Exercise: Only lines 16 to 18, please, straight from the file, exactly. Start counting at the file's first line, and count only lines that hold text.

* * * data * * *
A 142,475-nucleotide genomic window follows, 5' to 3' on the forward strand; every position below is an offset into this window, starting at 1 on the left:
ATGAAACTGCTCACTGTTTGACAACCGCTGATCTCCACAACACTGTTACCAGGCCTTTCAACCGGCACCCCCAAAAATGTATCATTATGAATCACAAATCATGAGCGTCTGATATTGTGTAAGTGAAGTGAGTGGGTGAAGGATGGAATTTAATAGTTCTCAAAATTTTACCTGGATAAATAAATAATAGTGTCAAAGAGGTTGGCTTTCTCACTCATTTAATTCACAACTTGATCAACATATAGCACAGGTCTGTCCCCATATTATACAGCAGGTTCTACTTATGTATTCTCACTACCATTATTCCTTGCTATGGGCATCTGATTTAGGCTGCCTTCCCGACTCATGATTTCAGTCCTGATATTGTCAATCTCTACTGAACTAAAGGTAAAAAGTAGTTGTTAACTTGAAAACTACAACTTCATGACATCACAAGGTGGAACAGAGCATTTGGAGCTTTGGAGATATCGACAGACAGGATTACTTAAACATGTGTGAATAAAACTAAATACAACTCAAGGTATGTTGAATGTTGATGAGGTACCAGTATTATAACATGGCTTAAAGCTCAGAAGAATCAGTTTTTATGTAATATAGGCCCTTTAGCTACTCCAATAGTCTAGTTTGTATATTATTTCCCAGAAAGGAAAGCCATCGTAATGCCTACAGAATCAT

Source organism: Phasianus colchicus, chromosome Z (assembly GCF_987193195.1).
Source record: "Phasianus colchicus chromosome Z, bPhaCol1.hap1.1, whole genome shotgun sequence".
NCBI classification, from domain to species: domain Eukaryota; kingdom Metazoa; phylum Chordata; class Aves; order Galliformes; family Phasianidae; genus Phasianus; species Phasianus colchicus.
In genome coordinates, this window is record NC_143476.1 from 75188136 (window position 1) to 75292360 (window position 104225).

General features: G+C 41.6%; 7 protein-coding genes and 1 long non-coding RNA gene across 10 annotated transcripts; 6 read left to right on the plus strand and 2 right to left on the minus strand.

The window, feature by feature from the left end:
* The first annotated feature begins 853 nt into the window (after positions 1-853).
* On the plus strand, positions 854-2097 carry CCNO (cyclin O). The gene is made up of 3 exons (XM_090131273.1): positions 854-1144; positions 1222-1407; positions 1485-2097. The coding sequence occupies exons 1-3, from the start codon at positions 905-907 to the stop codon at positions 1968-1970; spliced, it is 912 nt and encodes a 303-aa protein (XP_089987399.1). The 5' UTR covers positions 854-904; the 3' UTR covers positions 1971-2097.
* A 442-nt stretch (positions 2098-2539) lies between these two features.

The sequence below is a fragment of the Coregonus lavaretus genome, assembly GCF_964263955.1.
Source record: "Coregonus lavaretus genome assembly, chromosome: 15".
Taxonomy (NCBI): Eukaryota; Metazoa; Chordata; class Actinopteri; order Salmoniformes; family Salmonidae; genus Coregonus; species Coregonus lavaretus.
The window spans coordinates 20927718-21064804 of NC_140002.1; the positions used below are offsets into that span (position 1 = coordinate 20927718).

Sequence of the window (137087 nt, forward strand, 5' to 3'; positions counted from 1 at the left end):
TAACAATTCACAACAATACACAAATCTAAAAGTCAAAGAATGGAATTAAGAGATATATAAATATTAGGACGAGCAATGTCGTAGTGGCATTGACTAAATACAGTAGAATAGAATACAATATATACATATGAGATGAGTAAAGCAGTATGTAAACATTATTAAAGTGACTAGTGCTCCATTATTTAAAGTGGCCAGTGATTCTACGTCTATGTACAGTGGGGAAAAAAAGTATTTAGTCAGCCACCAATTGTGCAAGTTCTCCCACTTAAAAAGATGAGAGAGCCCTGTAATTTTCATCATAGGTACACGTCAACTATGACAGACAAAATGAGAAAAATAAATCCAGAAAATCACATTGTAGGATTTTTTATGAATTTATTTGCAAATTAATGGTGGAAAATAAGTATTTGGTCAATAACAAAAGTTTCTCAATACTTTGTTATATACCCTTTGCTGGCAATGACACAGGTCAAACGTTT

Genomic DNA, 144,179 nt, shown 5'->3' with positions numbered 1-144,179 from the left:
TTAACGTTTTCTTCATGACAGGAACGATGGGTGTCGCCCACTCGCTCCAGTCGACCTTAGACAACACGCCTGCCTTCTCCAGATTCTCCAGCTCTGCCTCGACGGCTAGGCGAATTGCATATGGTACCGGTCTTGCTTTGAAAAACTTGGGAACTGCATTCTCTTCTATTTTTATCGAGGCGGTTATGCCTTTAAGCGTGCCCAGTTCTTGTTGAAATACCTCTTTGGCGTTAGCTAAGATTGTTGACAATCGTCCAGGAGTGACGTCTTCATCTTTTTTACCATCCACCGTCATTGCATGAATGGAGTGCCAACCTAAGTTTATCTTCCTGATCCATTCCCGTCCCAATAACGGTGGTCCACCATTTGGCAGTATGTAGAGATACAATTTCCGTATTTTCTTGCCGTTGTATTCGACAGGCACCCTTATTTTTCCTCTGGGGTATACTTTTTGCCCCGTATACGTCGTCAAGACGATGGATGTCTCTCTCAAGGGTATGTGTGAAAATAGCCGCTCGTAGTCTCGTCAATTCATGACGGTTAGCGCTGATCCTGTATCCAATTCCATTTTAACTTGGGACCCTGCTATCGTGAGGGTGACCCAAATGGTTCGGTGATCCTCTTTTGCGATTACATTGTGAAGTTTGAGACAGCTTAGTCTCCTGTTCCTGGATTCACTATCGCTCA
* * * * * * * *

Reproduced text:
Sequence of the window (137087 nt, forward strand, 5' to 3'; positions counted from 1 at the left end):
TAACAATTCACAACAATACACAAATCTAAAAGTCAAAGAATGGAATTAAGAGATATATAAATATTAGGACGAGCAATGTCGTAGTGGCATTGACTAAATACAGTAGAATAGAATACAATATATACATATGAGATGAGTAAAGCAGTATGTAAACATTATTAAAGTGACTAGTGCTCCATTATTTAAAGTGGCCAGTGATTCTACGTCTATGTACAGTGGGGAAAAAAAGTATTTAGTCAGCCACCAATTGTGCAAGTTCTCCCACTTAAAAAGATGAGAGAGCCCTGTAATTTTCATCATAGGTACACGTCAACTATGACAGACAAAATGAGAAAAATAAATCCAGAAAATCACATTGTAGGATTTTTTATGAATTTATTTGCAAATTAATGGTGGAAAATAAGTATTTGGTCAATAACAAAAGTTTCTCAATACTTTGTTATATACCCTTTGCTGGCAATGACACAGGTCAAACGTTT

Genomic DNA, 144,179 nt, shown 5'->3' with positions numbered 1-144,179 from the left: